Moreover, Pearlson noted that in the last 20 years Reform synagogues have increased their level of traditional prayers, rituals and observance.

    “Wherein, originally, the Reform movement didn’t allow certain traditional rituals, now routinely they wear yarmulkes, talltot, have prayer books in both Hebrew and English, and espouse Zionistic ideals,” he said.

    “To the untrained eye, it is difficult to differentiate between the nuances of the liberal branches of Judaism,” he said. “Therefore Conservative synagogues are diminishing in attendance and strength.”

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    1. All very lovely but we DO label people because if your mother isn’t Jewish kehalocho or you converted kehalocho, which applies to many American non-Orthodox Jews, we consider you a goy. The shluchim conveniently miss that part out, it’s one of the biggest issues for the american jewish community. We DO label you – Jew or goy!

      motti
    2. As a Chabadnik we welcome all humans to our Shuls. But each has a role to play. Since Torah is eternal not yours or my opinion, it decides the roles. It has endured for over 3000 years.

      Akiva S.
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  • Event Calendar

  • Tuesday, Oct 27th, Wedding – Shlome Wolvovsky – CH & Rochel Leah Matusof – Madison, WI @ Oholei Torah
  • Thursday Oct 29th Wedding: Devorah Bennish – Detroit & Mordechai Rubin – London @ Royalty House, MI
  • Sunday, Oct 25th, Sholli Miller – Chicago, IL & Batya Korf – Miami Beach, FL @ Bais Rivka 310 Crown Street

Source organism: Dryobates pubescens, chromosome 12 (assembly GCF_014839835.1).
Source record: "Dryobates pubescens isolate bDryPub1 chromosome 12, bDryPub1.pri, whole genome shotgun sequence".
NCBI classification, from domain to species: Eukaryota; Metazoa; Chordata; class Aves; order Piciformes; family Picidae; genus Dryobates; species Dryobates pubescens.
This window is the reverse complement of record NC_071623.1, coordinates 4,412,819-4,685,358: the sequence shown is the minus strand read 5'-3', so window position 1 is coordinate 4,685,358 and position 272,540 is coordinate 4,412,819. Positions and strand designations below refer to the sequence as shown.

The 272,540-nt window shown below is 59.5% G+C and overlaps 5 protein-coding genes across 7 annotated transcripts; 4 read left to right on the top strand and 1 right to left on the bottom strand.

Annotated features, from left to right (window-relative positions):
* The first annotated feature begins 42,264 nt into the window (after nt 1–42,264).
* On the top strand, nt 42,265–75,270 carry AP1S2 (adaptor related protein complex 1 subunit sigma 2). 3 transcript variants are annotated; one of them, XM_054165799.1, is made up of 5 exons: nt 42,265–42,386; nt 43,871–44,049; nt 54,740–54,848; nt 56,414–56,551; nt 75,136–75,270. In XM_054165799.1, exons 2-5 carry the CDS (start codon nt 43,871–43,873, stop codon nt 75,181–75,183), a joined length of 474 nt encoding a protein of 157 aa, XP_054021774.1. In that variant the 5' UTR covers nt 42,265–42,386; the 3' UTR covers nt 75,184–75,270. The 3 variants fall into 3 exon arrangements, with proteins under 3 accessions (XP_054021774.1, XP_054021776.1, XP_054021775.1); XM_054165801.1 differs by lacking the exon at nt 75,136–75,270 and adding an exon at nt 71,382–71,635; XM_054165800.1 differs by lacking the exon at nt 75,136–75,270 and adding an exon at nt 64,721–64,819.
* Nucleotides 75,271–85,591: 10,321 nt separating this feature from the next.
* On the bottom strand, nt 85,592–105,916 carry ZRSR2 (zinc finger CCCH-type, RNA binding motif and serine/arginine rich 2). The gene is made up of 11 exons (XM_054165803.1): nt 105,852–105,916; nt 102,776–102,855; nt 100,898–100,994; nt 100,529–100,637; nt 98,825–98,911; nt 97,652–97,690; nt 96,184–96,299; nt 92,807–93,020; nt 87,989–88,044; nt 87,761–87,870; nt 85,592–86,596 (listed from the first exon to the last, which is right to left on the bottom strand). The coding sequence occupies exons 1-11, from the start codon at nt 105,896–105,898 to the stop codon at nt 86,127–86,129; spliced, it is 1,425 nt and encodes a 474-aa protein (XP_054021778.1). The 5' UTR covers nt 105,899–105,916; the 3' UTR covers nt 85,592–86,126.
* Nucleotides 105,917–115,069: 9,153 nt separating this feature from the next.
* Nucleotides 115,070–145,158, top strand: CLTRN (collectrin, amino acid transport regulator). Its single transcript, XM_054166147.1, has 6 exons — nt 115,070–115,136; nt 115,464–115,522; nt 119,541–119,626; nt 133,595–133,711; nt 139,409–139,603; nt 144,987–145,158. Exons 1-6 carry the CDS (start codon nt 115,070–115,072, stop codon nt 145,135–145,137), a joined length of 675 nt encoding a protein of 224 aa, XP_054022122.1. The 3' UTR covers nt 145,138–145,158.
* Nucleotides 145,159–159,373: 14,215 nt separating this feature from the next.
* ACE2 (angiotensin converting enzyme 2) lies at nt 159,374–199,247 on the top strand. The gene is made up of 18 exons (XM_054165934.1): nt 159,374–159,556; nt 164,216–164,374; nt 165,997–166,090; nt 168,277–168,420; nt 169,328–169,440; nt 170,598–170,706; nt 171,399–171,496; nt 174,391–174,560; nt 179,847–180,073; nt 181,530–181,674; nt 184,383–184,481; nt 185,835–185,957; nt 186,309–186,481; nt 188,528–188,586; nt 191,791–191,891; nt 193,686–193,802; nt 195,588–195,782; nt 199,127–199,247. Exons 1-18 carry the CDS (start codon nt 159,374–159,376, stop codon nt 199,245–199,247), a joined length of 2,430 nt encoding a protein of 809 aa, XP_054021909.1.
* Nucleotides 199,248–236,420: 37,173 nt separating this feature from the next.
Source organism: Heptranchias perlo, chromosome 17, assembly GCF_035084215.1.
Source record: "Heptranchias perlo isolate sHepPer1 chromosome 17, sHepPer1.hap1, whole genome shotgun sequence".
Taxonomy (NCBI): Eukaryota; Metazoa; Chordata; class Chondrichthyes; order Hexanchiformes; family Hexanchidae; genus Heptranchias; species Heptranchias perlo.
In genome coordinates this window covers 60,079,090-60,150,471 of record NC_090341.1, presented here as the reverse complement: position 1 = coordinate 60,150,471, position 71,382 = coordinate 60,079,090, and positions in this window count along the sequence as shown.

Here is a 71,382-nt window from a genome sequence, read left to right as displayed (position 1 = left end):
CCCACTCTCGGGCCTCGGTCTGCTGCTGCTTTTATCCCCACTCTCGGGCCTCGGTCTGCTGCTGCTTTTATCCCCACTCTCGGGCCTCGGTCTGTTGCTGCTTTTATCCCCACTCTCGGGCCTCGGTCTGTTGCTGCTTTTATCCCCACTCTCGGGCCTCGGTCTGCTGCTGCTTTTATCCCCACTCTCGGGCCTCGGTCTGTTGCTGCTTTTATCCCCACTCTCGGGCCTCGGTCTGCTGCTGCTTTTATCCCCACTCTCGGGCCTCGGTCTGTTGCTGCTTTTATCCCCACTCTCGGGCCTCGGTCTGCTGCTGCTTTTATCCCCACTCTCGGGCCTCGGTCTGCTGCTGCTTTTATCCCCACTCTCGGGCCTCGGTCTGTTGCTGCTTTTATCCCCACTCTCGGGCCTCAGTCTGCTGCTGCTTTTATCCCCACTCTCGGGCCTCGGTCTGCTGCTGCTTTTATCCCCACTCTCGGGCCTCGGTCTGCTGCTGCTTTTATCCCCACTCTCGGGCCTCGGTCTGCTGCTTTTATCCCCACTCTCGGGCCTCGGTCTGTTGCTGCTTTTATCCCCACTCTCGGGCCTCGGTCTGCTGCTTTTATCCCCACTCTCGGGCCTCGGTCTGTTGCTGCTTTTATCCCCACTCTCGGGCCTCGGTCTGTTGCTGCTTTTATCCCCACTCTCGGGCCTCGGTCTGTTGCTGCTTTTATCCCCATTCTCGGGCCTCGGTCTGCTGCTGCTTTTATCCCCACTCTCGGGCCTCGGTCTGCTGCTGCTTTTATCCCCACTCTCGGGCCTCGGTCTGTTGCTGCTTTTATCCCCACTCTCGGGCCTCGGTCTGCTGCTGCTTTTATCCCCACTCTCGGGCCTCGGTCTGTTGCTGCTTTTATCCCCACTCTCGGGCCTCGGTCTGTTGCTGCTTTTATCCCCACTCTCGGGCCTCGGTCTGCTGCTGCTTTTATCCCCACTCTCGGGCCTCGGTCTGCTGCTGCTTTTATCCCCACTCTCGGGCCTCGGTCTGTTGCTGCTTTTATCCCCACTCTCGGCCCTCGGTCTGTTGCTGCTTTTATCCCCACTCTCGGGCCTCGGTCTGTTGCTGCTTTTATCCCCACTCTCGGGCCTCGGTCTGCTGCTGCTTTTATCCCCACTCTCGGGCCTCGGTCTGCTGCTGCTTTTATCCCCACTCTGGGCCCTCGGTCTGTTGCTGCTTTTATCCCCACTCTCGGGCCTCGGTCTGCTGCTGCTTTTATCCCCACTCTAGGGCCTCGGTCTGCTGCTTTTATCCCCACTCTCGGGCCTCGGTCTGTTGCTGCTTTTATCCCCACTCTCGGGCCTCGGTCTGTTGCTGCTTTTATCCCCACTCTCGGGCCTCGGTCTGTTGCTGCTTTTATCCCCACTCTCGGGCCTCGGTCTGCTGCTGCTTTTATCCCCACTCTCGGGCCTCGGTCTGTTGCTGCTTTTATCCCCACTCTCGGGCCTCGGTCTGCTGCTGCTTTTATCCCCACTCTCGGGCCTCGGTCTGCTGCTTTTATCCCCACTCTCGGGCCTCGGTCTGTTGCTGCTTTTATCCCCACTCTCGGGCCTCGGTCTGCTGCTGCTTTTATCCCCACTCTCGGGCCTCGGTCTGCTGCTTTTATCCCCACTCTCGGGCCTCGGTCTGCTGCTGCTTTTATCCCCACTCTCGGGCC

• Thursday, Oct 22 Wedding: Chaim Boruch Bar-Chaim – CH & Shoshana Pimentelli – CH/TX @ Oholei Torah
  • Thursday, Oct 22 L’Chaim: Sruli Finck – CH & Chaya Mangel – Dayton, OH @ Chovevei Torah 885 Eastern Parkway
  • Tuesday, Oct 20th Wedding: Dovid Kaminetzky – Melbourne, AU & Chaya Okunov – Crown Heights @ Oholei Torah
  • Monday Oct 19 L’Chaim: Ari (Aaron) Levertov – Crown Heights & Debby Rabinowicz – Sao Paulo, Brazil @ Choivevey Torah
  • Monday, Oct 19 2015 Wedding: Mendy Zippel – Salt Lake City, UT & Fraidy Shagalov – Crown Heights @ Oholei Torah
  • Sunday 18th Oct. L’Chaim: Chananya Niassoff – CH & Tzirl Brennan – CH @ Bais Rivkah Crown St
  • Sunday Oct 18th – Wedding: Mendy Edelman – Crown Heights & Sara Lozenik – Miami, FL @ Oholei Torah
  • Tehilim

  • Dov Chaim Ben Rivkah
  • Tzvi Hirsch Ben Guttel
  • Charna Alexandra bas Chana Esther
  • Ettie Bas Alte Miriam
  • Zissel Yehudis Bas Masha
  • Chaim Yosef Yitzchok Ben Sarah Elka
  • Devorah Bas Sarah
  • Boruch Ben Sarah
  • DovBer Ben Dina
  • Sender Ben Chaya Devorah
  • Lost and Found

  • Lost Men’s Heavy Black Winter Jacket Size Large in 770
  • Lost in 770 before Pesach, a black Bradley Jons long coat size 38R. No lining and no belt. Almost brand new! Please call zalman at 347-788-0749
  • Found black hats outside 770, behind the Hatzalah ambulance
  • lost – Chitas bearing a blessing to Shmuel from Sarge. (Sargent Zvi Fisher z..l.v) geulanow@012.net.il or +1-7869427070
  • LOST: in 770 a black Lenovo Intel core i5 laptop in a dark grey laptop bad together with a WD hard drive, if found please call Zalmy 347-788-0749
  • Found: Maroon Chitas
  • Found: Bag of Clothes
  • Found: Leather-Bound Pink Siddur
  • Lost: Box with Mini Shas from YSP
  • Lost: Rose Gold Bangle/Bracelet
  • Classifieds

  • Cook position for a local Mosad
  • Looking for a cook/kitchen manager
  • Administrator for a local Mosad Experience a must, and preferbiligual a bonus poconosmountains@gmail.com
  • Looking for a cook/kitchen manager Experience a must. poconosmountains@gmail.com
  • ‘Beis Mosiach’s’ to give away for free
  • Private Rooms for Men
  • Newly renovated Basement for rent
  • Judaica Store in Crown Heights is Looking to Hire
  • Looking for Work? Opportunity available, for a quick & efficient typist in Williamsburg. For more info: 201-800-1774
  • Lost in 770 Last Week: Transparant Bag of Tefillin, Rashi, R”T, Chitas – in black/grey 770 pouches